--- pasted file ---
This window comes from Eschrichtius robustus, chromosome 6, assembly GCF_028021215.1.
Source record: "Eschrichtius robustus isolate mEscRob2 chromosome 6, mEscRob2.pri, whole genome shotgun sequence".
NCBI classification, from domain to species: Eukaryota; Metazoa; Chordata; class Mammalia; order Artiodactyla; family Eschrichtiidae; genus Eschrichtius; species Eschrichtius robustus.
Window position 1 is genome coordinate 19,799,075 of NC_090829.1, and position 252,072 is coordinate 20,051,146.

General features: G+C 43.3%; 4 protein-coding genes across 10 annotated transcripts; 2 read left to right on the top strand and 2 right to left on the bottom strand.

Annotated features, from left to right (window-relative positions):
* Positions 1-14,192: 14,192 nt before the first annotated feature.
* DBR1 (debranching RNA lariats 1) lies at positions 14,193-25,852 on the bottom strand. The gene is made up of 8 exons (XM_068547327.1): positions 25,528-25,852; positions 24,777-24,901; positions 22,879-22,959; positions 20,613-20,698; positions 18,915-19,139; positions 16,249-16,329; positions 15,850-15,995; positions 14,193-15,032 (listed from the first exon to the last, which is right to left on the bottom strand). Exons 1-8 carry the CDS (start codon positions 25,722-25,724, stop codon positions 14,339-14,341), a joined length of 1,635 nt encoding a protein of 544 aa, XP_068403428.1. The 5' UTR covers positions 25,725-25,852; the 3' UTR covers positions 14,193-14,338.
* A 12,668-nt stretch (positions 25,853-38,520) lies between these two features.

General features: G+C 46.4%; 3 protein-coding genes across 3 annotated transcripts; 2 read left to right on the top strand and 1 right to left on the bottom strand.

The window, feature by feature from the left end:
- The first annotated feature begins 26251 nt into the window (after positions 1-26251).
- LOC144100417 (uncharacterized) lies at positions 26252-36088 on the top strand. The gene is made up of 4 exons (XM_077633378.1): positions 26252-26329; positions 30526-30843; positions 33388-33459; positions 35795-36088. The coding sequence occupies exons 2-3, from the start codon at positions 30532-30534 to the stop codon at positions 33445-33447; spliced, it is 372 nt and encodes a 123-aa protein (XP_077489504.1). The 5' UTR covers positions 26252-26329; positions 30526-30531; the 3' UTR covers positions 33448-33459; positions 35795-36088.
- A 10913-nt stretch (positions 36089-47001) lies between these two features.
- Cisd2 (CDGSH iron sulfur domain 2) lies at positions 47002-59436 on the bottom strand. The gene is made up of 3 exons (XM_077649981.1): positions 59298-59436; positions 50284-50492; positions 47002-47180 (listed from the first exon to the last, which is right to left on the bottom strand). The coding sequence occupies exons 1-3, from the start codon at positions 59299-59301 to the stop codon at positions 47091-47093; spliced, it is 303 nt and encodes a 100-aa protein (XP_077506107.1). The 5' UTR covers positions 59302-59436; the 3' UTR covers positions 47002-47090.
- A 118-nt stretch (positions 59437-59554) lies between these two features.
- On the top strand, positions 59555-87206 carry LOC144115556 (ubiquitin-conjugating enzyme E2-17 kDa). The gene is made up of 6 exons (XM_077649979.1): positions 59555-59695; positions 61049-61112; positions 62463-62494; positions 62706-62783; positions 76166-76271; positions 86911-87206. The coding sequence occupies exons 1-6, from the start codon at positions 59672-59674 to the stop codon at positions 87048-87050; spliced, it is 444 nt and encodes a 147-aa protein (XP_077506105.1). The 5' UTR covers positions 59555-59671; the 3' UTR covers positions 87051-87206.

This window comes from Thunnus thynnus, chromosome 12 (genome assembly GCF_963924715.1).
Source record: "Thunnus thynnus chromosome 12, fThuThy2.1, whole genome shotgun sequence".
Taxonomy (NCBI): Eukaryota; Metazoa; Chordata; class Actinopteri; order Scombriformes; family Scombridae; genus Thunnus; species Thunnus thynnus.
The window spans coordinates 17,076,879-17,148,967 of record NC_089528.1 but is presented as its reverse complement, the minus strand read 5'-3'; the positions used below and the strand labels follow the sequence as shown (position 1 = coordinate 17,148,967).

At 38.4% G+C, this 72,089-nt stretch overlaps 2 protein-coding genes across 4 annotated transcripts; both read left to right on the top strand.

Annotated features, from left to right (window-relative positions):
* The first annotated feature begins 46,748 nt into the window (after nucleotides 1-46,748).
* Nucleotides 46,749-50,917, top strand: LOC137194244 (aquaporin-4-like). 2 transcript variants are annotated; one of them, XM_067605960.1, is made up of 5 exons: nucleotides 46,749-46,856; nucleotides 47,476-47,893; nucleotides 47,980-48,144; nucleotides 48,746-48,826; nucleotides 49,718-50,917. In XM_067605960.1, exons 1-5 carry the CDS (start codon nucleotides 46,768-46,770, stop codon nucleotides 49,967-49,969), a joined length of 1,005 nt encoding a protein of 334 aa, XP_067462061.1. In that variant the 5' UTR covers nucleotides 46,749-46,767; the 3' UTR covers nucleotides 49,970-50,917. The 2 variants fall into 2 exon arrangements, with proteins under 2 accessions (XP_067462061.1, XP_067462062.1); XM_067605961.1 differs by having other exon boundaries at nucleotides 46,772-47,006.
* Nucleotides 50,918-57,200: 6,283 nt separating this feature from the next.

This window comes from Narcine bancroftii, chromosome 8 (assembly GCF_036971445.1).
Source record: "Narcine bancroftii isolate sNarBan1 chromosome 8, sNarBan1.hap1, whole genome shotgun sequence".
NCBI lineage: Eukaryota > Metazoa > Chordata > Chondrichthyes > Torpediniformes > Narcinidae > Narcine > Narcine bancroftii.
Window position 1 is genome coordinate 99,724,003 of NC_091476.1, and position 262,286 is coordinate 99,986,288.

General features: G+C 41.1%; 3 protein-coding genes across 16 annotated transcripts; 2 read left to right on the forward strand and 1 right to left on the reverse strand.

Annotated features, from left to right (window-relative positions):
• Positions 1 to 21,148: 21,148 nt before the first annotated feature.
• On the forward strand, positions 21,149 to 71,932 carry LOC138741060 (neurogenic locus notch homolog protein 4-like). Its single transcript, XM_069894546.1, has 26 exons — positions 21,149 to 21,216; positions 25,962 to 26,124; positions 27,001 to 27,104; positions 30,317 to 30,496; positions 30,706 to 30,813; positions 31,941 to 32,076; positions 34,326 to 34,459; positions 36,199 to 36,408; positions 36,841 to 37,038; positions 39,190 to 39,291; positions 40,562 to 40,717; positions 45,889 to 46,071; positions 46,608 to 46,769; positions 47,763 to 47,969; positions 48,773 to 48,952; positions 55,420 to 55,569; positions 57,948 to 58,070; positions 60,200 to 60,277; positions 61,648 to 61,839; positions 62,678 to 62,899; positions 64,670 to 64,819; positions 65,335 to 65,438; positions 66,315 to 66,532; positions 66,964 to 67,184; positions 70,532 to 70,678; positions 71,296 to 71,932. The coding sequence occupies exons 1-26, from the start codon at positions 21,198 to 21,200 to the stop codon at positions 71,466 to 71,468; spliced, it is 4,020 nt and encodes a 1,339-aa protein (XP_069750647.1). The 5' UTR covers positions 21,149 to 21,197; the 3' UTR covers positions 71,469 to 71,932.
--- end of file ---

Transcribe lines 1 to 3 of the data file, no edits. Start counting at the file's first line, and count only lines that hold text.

This window comes from Eschrichtius robustus, chromosome 6, assembly GCF_028021215.1.
Source record: "Eschrichtius robustus isolate mEscRob2 chromosome 6, mEscRob2.pri, whole genome shotgun sequence".
NCBI classification, from domain to species: Eukaryota; Metazoa; Chordata; class Mammalia; order Artiodactyla; family Eschrichtiidae; genus Eschrichtius; species Eschrichtius robustus.